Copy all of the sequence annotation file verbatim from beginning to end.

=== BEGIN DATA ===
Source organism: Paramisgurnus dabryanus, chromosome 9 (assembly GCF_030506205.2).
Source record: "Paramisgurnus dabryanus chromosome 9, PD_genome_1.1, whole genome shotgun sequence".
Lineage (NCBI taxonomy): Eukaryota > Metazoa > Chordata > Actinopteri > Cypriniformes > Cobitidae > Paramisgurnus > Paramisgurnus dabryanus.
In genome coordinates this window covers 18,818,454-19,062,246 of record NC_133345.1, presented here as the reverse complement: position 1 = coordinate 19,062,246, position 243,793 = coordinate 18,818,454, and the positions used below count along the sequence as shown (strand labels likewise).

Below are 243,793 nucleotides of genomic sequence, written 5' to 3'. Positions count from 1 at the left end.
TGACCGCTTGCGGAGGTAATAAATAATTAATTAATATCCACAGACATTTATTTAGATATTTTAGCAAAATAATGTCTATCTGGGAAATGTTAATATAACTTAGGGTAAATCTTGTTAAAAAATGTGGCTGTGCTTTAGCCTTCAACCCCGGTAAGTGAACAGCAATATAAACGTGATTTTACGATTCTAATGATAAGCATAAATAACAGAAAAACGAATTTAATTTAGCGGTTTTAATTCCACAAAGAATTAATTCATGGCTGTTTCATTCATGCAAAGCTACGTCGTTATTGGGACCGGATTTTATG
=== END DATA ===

Source organism: Paramisgurnus dabryanus, chromosome 9 (assembly GCF_030506205.2).
Source record: "Paramisgurnus dabryanus chromosome 9, PD_genome_1.1, whole genome shotgun sequence".
Lineage (NCBI taxonomy): Eukaryota > Metazoa > Chordata > Actinopteri > Cypriniformes > Cobitidae > Paramisgurnus > Paramisgurnus dabryanus.
In genome coordinates this window covers 18,818,454-19,062,246 of record NC_133345.1, presented here as the reverse complement: position 1 = coordinate 19,062,246, position 243,793 = coordinate 18,818,454, and the positions used below count along the sequence as shown (strand labels likewise).

Below are 243,793 nucleotides of genomic sequence, written 5' to 3'. Positions count from 1 at the left end.
TGACCGCTTGCGGAGGTAATAAATAATTAATTAATATCCACAGACATTTATTTAGATATTTTAGCAAAATAATGTCTATCTGGGAAATGTTAATATAACTTAGGGTAAATCTTGTTAAAAAATGTGGCTGTGCTTTAGCCTTCAACCCCGGTAAGTGAACAGCAATATAAACGTGATTTTACGATTCTAATGATAAGCATAAATAACAGAAAAACGAATTTAATTTAGCGGTTTTAATTCCACAAAGAATTAATTCATGGCTGTTTCATTCATGCAAAGCTACGTCGTTATTGGGACCGGATTTTATG